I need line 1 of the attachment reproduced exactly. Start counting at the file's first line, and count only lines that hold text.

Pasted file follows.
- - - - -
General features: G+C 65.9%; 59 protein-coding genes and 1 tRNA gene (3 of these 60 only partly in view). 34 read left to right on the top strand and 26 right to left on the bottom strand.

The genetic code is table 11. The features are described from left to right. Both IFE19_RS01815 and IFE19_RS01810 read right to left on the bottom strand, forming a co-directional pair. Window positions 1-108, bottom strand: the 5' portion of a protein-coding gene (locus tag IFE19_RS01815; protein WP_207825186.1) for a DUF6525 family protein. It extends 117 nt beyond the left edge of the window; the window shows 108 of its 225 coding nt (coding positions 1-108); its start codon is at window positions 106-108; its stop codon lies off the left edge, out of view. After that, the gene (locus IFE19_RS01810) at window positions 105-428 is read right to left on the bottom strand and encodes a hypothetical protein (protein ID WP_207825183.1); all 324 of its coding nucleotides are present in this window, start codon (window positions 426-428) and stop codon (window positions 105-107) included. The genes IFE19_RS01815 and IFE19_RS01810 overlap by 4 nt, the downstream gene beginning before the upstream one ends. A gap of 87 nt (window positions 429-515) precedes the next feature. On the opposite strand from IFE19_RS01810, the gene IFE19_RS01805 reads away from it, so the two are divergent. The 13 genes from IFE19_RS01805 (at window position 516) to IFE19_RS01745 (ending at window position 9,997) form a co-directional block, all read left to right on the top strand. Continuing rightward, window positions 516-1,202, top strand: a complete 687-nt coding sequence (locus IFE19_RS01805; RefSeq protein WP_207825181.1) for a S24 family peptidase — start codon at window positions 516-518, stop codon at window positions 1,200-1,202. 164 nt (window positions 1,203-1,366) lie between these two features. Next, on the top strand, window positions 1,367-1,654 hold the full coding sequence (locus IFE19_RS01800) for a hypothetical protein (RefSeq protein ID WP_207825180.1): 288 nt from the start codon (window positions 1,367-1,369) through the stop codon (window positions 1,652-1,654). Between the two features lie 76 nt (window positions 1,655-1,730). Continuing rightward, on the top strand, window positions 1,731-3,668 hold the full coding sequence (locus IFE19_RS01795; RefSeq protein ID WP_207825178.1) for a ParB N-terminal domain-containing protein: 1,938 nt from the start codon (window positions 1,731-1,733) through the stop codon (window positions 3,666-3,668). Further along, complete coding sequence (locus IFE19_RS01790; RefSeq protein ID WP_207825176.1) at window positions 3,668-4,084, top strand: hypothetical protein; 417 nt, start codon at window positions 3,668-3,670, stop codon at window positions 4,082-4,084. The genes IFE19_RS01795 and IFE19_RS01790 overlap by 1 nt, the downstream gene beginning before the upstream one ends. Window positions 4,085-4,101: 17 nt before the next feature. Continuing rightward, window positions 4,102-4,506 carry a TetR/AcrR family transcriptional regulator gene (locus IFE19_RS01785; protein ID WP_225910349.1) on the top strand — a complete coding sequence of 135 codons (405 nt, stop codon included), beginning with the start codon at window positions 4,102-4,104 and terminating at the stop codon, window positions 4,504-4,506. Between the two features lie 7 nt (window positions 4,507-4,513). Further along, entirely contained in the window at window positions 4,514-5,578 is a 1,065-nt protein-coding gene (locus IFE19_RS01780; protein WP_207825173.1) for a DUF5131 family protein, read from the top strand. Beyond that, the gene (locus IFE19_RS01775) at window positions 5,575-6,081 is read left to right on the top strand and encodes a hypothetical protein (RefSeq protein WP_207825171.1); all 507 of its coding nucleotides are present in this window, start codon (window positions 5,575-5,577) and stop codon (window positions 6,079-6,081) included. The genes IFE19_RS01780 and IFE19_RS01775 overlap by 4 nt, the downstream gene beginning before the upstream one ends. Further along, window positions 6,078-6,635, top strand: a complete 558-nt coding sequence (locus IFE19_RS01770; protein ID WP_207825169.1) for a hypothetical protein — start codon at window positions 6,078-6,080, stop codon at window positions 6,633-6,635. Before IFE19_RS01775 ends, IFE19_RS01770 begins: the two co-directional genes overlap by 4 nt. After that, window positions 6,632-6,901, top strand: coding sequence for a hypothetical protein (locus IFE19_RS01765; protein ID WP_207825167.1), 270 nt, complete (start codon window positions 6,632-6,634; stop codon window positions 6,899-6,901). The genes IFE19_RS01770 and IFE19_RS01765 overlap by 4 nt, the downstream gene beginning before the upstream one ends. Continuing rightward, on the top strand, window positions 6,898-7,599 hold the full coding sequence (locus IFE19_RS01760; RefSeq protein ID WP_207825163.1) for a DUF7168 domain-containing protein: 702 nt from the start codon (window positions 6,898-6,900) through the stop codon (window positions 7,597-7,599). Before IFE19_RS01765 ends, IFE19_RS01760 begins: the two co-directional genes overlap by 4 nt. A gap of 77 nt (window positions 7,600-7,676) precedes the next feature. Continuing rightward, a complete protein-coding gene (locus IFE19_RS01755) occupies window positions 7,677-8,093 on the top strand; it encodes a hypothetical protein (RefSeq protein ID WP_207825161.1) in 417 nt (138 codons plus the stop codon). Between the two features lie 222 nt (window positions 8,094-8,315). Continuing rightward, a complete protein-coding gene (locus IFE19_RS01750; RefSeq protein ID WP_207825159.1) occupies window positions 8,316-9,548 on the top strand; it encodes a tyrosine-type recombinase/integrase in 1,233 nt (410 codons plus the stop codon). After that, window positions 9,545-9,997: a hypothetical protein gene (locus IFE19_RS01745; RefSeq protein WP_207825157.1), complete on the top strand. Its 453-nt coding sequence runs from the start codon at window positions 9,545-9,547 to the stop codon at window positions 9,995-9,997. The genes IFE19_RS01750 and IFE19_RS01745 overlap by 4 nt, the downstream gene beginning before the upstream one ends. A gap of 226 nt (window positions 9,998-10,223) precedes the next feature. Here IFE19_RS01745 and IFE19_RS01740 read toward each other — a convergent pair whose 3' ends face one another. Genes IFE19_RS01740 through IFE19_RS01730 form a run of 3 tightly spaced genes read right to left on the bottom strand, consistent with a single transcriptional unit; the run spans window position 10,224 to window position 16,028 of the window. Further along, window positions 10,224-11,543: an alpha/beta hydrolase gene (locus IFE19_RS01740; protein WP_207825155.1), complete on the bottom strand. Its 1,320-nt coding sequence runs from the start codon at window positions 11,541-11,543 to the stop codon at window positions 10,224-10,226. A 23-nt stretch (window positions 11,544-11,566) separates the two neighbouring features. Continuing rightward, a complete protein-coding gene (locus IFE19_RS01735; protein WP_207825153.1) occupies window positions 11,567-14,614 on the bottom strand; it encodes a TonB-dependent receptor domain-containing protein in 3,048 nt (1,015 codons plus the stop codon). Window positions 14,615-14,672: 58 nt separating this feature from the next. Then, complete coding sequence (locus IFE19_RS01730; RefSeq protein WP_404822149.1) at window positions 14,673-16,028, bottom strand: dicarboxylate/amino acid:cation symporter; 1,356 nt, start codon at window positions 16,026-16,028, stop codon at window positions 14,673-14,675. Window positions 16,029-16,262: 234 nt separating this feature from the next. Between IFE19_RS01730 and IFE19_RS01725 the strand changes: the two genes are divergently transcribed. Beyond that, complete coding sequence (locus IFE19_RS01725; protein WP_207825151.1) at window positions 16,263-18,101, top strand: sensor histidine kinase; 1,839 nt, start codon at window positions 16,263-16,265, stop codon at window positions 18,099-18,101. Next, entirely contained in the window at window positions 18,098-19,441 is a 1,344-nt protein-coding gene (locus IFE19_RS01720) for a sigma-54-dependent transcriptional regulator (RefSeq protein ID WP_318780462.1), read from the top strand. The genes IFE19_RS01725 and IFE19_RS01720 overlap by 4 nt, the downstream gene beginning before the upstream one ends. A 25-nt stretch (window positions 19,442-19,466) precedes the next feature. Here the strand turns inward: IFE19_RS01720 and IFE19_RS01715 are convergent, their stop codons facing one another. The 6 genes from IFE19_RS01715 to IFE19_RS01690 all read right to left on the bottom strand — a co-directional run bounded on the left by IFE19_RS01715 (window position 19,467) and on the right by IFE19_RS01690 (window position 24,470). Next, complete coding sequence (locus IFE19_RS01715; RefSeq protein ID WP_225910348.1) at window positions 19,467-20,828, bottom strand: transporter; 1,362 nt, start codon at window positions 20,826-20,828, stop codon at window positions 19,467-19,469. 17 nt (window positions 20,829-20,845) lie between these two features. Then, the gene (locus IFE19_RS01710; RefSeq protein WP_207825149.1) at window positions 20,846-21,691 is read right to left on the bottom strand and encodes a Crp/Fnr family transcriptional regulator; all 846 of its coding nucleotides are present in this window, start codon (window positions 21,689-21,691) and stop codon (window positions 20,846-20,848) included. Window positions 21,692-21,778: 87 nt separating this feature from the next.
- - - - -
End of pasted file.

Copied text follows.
General features: G+C 65.9%; 59 protein-coding genes and 1 tRNA gene (3 of these 60 only partly in view). 34 read left to right on the top strand and 26 right to left on the bottom strand.